How are migrants received and included in societies?
In both theory and practice, there are a variety of models and ways of thinking about how people of different backgrounds and identities live together in society.
How do receiving countries respond to the immigrants and refugees in their midst, and in what ways do migrants participate in the societies they become a part of? There are many possibilities and they vary across time and from place to place. Even within a single country, policies and attitudes can alter significantly as governments change, as different groups of migrants and refugees arrive, and in response to local, national and global events.
Some nations have demanded or encouraged migrants to become like their majority populations by leaving behind their languages and cultures and adopting those of their new country (key terms: melting pot, assimilation). Others have encouraged adaptation to both mainstream policies and institutions and dominant norms and values without requiring newcomers to give up their languages, religions and cultural practices (accommodation). Some have allowed different groups to co-exist without requiring them to adapt or engage with wider society (cultural pluralism, multiculturalism), whilst others have focused on bringing diverse groups together on the basis of shared values or citizenship (integration; cosmopolitanism).
© Katy Gardner and Kanwal Mand
Living together in “diaspora space”
From Roman Times, the British Isles has been inhabited by many social and cultural groups. Migration Histories examines the principal periods of migration, and Locations focuses on some key movements and places of migration and settlement. They reveal what these periods and places can tell us about how people lived with diversity and experienced being different. Together with the pages about Identities and Cultures, they describe the impact of migrants and diasporic communities, not only on their own people and identities, but on Britain and Britishness. Everyday life and popular culture are all the richer for these influences, whether in food, art, sport, writing and reading, media, religion or music.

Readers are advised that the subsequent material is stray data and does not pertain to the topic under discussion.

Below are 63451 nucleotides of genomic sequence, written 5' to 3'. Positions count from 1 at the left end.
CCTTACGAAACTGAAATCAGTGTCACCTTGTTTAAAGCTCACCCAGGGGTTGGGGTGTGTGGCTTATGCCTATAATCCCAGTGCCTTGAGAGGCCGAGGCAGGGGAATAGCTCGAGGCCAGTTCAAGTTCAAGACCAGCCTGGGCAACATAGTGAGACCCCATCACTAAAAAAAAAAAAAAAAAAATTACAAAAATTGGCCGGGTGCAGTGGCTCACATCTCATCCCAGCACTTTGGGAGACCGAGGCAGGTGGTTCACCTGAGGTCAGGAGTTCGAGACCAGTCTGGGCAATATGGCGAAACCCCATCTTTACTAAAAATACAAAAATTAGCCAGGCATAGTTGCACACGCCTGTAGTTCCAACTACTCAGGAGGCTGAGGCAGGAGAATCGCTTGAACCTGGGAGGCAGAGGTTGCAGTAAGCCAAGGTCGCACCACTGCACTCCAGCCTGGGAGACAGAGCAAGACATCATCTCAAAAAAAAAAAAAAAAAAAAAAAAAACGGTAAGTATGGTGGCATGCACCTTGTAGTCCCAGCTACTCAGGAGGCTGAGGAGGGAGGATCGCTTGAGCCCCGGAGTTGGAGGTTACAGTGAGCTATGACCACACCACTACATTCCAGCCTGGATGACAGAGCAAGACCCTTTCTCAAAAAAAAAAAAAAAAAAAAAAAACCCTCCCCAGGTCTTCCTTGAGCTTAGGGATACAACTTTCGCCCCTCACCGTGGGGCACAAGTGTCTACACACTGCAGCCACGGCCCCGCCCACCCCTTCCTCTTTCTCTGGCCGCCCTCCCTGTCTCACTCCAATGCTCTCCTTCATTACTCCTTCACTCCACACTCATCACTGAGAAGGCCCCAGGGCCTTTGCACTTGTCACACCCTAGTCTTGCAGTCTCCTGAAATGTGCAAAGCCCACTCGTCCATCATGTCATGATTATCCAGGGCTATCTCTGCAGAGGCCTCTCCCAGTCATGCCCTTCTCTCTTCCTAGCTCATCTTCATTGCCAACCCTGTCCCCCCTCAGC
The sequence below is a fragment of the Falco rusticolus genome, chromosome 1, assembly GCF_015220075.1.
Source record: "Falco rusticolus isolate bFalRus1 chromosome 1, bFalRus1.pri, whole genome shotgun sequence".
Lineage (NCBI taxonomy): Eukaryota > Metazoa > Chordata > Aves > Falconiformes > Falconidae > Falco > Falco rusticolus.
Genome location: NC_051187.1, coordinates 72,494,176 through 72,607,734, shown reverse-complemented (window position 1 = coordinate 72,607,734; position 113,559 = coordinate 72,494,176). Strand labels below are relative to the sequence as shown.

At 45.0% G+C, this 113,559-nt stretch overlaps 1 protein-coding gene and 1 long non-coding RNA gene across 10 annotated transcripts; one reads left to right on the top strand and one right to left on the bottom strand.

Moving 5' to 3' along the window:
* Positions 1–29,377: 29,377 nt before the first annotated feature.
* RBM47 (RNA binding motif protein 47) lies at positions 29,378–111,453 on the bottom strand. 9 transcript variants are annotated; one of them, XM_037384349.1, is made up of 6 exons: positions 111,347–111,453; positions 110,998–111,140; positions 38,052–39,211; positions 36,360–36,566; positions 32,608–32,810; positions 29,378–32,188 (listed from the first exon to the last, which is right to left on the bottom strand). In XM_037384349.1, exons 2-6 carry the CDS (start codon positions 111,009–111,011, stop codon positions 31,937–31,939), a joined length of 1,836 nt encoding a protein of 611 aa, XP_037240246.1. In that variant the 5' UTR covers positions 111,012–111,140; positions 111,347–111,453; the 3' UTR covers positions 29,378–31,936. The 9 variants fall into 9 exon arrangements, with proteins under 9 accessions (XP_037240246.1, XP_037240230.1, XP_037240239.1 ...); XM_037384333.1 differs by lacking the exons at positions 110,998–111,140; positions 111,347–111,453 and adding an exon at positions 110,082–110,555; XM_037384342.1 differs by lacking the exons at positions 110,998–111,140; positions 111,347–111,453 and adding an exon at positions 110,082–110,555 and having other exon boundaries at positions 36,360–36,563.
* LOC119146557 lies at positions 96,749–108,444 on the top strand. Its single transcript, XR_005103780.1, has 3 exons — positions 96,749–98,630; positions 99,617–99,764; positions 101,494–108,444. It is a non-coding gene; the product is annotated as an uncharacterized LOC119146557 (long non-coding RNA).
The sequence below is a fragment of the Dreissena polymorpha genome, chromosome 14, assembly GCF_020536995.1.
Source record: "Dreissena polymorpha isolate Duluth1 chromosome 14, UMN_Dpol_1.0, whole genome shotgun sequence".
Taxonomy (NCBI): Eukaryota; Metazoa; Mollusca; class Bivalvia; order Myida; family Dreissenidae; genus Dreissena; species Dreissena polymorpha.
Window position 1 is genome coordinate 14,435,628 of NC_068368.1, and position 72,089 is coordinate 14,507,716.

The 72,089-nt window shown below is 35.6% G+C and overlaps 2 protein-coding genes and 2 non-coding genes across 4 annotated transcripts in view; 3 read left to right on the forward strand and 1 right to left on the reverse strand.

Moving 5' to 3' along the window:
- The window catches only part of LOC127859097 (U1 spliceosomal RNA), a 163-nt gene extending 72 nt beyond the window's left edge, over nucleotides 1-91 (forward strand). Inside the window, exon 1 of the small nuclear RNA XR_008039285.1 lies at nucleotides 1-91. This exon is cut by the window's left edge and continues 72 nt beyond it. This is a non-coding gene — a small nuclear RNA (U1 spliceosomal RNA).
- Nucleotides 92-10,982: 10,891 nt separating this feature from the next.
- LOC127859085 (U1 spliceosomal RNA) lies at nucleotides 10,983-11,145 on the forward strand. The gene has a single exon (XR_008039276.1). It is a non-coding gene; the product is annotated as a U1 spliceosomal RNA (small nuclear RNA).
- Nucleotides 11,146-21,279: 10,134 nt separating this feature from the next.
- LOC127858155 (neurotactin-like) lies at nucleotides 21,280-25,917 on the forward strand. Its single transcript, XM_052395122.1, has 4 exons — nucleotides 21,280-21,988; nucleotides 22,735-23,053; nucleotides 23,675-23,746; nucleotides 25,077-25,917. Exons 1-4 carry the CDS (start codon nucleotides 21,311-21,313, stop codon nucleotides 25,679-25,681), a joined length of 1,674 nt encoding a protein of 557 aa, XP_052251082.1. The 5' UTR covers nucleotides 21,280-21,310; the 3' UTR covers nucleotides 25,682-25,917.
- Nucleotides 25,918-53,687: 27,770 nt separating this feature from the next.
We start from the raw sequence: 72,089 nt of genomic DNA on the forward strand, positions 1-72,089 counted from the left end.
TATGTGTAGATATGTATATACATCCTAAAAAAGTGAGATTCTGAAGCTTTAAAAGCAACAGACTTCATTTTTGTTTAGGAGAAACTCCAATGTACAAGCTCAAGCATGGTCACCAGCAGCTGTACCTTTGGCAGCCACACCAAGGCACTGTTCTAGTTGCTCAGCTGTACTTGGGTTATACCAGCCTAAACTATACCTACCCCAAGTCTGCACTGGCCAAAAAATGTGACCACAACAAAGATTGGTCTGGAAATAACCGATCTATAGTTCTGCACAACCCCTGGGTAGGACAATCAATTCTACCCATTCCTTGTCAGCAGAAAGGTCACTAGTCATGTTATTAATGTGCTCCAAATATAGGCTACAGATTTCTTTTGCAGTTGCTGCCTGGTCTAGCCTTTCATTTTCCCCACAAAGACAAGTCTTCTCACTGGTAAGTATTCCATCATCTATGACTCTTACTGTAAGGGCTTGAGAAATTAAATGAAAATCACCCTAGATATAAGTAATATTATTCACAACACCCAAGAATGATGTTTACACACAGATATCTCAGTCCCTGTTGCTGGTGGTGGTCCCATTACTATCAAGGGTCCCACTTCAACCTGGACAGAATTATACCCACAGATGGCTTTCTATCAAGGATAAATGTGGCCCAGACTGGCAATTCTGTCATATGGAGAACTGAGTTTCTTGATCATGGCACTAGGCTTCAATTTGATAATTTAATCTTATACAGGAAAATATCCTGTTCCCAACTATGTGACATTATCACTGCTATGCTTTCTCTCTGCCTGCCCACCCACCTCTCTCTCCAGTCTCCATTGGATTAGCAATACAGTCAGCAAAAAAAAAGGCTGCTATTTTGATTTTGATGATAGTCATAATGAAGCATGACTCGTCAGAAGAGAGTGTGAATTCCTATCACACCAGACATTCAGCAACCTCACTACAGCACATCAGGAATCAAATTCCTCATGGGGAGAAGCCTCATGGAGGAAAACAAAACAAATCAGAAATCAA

But ‘Living Together’ is about more than migration. It asks questions about how people encounter one another and find ways to live and work alongside each other in their own neighbourhoods. Localities, workplaces, schools and colleges, and town and city centres are all ‘changing places’ with new people constantly moving through them. How they interact and communicate, and what efforts they make to create hospitable, welcoming places is important for everyone, not just newcomers.
The scholar, Avtar Brah, devised the term “diaspora space” to refer to places that are “inhabited not only by those who have migrated and their descendants but equally by those who are constructed and represented as indigenous” (1996: 181). Such socially and culturally diverse places are as much about “staying put” as they are about migration movements. Those “staying put” may themselves once have been incomers from elsewhere, whether near or far, or may have been locally born and bred. As Avtar Brah suggests, their identities, practices and beliefs may also be shaped by the impact of moving people and changing places. They may at times be seen negatively by others. They may feel their way of life is misunderstood or taken less seriously than that of newcomers. Fears about strangers with different languages and cultures, as well as resentment about them getting special treatment – whether or not this is true – are not a positive starting point for good relations. Finding opportunities to learn more about one another is important, about the similarities as well as the differences.